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‘Ignorant thieves left the really valuable items behind… our books’

Among people the Word Food Programme supports in Syria are a couple who take heart their library survived bombing and looting
, Hussam Al Saleh
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Ghalib and Um Hani fled their home in 2012 and returned six years later to find it destroyed. Photo: WFP/Hussam Al Saleh


We meet Ghalib Abo Trabi on a cool autumn day in his new home in the Syrian governorate of As Suwaydā, sitting in his favorite spot, book in hand and surrounded by flowers.


He closes the book and welcomes us in with a huge smile. He calls to his wife, Um Hani, to bring in the Arabian coffeepot — a traditional welcome for visitors.


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Ghalib and Um Hani welcome guests with a strong cup of Arabian coffee. Photo: WFP/Hussam Al Saleh


Nobody can visit Ghalib's house without immediately noticing his library. It's filled with valuable books that contain decades of stories. As coffee is served, I can't resist having a look at his amazing selection.


"When I returned to my home in 2018," he explains, "I found that all my furniture and belongings were stolen except for these books that I found piled in a corner and covered with dust."


Ghalib adds: "Ignorance is a blessing."


Before violence erupted in Syria, Ghalib, a former agricultural engineer, owned a large house filled with happy memories and treasured possessions. He recalls how he and his loved ones were displaced from his home in the Tadamoun neighborhood of Damascus.


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In his favourite place with a good book. Photo: WFP/Hussam Al Saleh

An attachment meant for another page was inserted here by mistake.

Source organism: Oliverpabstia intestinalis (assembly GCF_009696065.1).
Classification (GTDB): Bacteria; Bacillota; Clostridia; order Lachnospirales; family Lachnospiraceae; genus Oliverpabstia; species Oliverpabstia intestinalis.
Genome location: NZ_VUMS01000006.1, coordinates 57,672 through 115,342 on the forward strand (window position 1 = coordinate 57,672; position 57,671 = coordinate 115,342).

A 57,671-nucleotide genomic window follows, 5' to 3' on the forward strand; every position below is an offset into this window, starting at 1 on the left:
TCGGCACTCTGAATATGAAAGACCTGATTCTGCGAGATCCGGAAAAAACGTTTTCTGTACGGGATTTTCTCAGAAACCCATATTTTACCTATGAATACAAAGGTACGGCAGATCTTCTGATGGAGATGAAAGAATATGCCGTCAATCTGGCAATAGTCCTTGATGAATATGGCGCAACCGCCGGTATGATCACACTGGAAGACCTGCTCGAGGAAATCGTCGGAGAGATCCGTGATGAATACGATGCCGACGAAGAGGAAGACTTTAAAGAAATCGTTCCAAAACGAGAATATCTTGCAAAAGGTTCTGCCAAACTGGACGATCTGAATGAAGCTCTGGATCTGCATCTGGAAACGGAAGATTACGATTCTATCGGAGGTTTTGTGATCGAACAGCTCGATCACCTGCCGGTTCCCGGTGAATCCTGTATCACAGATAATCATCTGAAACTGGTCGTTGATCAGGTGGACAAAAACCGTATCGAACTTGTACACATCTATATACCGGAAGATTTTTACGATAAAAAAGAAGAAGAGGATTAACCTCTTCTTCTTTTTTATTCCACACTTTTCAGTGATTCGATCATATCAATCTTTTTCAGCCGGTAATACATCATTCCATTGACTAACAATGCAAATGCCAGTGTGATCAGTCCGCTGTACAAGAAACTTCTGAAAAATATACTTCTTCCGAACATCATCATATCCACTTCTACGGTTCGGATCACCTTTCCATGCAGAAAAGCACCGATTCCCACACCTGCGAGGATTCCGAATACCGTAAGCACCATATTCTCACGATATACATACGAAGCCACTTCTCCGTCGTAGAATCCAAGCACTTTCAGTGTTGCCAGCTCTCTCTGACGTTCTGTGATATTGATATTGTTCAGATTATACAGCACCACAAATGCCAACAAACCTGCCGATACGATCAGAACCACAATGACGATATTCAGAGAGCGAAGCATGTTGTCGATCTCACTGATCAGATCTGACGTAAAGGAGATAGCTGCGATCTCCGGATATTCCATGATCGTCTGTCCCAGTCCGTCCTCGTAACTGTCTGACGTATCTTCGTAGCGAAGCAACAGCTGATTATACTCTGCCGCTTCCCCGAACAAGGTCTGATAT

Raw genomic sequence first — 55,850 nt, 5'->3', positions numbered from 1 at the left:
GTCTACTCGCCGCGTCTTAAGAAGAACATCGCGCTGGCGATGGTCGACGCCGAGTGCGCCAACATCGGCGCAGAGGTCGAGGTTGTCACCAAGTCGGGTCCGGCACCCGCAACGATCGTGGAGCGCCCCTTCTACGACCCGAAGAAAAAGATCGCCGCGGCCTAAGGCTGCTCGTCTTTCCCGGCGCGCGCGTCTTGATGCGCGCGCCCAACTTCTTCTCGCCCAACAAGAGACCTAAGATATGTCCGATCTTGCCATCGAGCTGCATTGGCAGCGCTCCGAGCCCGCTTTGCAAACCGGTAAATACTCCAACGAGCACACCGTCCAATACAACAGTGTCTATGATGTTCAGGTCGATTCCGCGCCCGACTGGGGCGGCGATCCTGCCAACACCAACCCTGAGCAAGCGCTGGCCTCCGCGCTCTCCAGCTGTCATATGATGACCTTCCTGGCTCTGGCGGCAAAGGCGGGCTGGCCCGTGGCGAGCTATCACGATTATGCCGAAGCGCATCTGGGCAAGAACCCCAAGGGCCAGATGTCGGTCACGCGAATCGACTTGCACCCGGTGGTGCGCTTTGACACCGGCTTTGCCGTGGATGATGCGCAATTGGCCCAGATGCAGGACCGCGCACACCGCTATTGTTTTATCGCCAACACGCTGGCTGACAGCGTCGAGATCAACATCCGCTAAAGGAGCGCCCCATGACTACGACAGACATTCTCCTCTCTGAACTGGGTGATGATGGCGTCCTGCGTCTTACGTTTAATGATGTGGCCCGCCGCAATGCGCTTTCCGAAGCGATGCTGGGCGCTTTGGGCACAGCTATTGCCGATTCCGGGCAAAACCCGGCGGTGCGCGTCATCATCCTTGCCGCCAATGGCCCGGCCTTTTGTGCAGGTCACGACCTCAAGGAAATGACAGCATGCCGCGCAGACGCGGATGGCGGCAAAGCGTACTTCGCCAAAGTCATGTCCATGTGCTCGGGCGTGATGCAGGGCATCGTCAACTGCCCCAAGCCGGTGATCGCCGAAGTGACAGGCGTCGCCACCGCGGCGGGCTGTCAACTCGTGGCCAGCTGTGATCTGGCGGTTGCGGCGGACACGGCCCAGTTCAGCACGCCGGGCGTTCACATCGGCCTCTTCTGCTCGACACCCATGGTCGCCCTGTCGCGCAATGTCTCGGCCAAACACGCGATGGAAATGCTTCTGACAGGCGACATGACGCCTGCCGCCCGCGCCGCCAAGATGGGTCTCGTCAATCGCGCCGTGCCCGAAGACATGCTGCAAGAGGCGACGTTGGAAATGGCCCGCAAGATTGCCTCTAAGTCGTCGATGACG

"How can I forget when I was pulled out of my roots in Damascus on the night of 13 July 2012?" he says. Escaping intense clashes, Ghalib and his family fled, leaving everything behind as they assumed they wouldn't be gone for long.


When they finally saw their home again — six years later — they found that half of their house had been completely destroyed. The other half was so badly damaged they couldn't live in it, or make any repairs to save it.


Despite the sadness he felt, realizing the books were still safe brought a smile to his face. "I was extremely happy to find this treasure of knowledge safe," he says. "The ignorant thieves stole the cupboard and left the really valuable items behind. Only a few people can realize that the real fortune is in books."


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Ghalib and his treasured books now have a new home. Photo: WFP/Hussam Al Saleh


"The beautiful image of my home that kept fueling hope in my soul all these years died in September 2018 when for the first time in six years I walked again along the street that I used to live in and saw what was left of my home," said Ghalib.


Ghalib is 83 years old and together with his wife earns a retirement salary of US$116 (SYP 60,000) a month, of which $97 pays the rent on their current home in As Suwaydā, leaving them with only $19 to live on.


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Little left: the Tadamoun neighborhood of Damascus in 2018. Photo: WFP/Hussam Al Saleh


Because of their age, it's a struggle for the pair just to look after their pot plants. Returning to work is no longer possible, so the food assistance they receive each month from the World Food Programme means they not only have enough to eat, but can use their income to buy medicines and other necessities.


Thanks to EU's generous contribution, WFP can support Ghalib's family and thousands of others across the country to access food assistance and rebuild their lives.


Read more about the World Food Programme's work in Syria